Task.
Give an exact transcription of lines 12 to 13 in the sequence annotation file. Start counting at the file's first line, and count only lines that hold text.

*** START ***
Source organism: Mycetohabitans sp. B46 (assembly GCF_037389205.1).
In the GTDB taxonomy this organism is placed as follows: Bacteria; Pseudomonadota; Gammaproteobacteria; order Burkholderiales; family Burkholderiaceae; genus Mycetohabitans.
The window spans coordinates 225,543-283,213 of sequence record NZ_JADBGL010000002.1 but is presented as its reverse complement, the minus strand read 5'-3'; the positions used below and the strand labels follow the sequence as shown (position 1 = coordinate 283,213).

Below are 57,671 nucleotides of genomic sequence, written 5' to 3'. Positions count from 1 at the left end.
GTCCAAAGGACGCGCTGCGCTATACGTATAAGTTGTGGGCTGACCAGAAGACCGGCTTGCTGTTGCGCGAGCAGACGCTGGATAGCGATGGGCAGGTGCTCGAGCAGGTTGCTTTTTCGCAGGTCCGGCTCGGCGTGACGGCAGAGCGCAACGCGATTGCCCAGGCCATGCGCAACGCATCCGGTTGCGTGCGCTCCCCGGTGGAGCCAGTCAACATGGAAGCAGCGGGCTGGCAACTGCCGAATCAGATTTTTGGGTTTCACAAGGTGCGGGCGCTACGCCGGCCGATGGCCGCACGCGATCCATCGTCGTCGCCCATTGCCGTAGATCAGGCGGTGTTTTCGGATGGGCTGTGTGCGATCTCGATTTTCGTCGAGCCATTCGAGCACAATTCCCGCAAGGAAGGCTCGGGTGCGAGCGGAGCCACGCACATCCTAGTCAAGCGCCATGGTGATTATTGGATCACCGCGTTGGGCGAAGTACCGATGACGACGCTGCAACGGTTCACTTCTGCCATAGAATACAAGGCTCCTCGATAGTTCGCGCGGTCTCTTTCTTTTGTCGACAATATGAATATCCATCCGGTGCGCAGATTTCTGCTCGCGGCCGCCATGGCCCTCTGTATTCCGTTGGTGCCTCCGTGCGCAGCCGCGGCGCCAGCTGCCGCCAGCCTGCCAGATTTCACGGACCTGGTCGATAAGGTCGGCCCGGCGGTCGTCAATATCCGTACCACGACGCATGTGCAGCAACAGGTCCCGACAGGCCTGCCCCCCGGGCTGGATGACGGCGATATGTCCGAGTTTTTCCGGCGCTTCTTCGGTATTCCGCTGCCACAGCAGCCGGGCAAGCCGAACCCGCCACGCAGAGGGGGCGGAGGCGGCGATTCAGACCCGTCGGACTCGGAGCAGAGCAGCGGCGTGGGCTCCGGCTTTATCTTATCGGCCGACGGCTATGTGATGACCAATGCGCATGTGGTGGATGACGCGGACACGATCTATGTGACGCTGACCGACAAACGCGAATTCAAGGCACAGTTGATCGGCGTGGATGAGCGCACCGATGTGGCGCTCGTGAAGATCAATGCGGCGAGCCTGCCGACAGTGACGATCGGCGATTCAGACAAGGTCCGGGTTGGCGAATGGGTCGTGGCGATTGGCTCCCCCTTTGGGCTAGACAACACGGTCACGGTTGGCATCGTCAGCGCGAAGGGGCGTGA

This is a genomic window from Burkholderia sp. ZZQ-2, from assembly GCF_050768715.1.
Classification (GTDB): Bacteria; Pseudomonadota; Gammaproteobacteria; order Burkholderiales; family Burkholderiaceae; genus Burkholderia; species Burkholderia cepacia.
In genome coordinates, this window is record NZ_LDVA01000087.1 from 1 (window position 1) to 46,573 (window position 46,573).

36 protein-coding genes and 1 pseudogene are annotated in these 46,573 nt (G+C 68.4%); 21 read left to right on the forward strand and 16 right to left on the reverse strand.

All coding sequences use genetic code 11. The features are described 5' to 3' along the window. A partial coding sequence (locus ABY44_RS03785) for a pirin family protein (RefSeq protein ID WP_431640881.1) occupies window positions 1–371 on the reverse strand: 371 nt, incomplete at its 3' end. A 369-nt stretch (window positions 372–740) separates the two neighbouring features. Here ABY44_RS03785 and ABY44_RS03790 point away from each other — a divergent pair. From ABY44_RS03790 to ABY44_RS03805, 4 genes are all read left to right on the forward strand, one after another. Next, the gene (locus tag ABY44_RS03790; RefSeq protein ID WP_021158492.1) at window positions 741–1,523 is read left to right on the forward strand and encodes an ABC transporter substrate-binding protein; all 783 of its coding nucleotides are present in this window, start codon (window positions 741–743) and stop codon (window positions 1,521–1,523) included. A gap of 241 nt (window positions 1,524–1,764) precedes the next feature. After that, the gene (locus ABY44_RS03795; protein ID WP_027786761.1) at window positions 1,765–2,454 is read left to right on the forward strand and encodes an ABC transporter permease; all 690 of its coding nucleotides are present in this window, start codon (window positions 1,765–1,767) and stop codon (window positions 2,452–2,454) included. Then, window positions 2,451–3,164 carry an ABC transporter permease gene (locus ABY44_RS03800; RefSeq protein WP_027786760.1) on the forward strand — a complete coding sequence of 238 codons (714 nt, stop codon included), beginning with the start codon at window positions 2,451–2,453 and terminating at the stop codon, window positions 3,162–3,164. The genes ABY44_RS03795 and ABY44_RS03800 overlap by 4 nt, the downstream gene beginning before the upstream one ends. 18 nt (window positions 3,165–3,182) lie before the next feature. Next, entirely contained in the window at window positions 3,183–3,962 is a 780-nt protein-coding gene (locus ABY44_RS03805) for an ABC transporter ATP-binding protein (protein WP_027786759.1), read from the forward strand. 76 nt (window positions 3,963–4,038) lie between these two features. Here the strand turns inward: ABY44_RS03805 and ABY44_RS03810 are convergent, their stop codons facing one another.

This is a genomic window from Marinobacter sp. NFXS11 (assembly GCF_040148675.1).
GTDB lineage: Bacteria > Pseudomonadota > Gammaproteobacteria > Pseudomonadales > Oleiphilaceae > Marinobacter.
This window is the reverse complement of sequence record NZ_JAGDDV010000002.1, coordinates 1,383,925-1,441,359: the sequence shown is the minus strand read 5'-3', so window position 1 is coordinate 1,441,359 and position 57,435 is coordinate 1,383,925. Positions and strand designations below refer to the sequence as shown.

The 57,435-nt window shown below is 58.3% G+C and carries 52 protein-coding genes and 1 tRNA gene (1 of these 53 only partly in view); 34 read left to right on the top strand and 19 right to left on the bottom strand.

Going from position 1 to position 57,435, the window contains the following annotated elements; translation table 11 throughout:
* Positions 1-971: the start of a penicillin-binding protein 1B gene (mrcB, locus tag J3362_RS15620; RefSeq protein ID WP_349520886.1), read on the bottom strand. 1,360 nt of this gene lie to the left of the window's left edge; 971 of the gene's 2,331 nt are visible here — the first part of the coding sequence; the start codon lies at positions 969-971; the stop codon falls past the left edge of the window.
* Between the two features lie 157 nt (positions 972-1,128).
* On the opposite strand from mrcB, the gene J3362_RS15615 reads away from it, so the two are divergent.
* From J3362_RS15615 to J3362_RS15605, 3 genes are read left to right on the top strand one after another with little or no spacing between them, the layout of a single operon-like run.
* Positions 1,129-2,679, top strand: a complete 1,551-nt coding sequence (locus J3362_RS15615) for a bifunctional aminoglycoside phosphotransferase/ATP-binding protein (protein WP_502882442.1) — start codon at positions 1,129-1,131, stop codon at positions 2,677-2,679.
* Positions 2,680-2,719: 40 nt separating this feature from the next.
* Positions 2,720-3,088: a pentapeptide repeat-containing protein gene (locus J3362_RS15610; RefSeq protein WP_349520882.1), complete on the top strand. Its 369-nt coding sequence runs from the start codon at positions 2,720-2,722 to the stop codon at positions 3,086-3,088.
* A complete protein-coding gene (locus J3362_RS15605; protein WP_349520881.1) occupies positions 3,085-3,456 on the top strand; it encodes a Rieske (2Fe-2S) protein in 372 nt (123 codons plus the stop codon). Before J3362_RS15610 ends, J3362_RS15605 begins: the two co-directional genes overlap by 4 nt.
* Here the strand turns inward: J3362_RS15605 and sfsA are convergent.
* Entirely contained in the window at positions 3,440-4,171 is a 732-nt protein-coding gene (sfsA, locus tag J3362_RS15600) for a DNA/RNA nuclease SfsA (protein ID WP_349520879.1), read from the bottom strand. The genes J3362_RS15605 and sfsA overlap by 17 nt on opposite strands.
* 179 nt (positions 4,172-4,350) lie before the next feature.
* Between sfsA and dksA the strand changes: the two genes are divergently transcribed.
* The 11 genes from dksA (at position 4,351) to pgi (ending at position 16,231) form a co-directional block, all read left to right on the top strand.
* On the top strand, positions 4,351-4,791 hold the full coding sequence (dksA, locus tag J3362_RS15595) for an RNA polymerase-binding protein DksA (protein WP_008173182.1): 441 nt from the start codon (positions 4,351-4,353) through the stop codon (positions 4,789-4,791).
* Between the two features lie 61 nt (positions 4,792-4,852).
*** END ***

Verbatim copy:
GTDB lineage: Bacteria > Pseudomonadota > Gammaproteobacteria > Pseudomonadales > Oleiphilaceae > Marinobacter.
This window is the reverse complement of sequence record NZ_JAGDDV010000002.1, coordinates 1,383,925-1,441,359: the sequence shown is the minus strand read 5'-3', so window position 1 is coordinate 1,441,359 and position 57,435 is coordinate 1,383,925. Positions and strand designations below refer to the sequence as shown.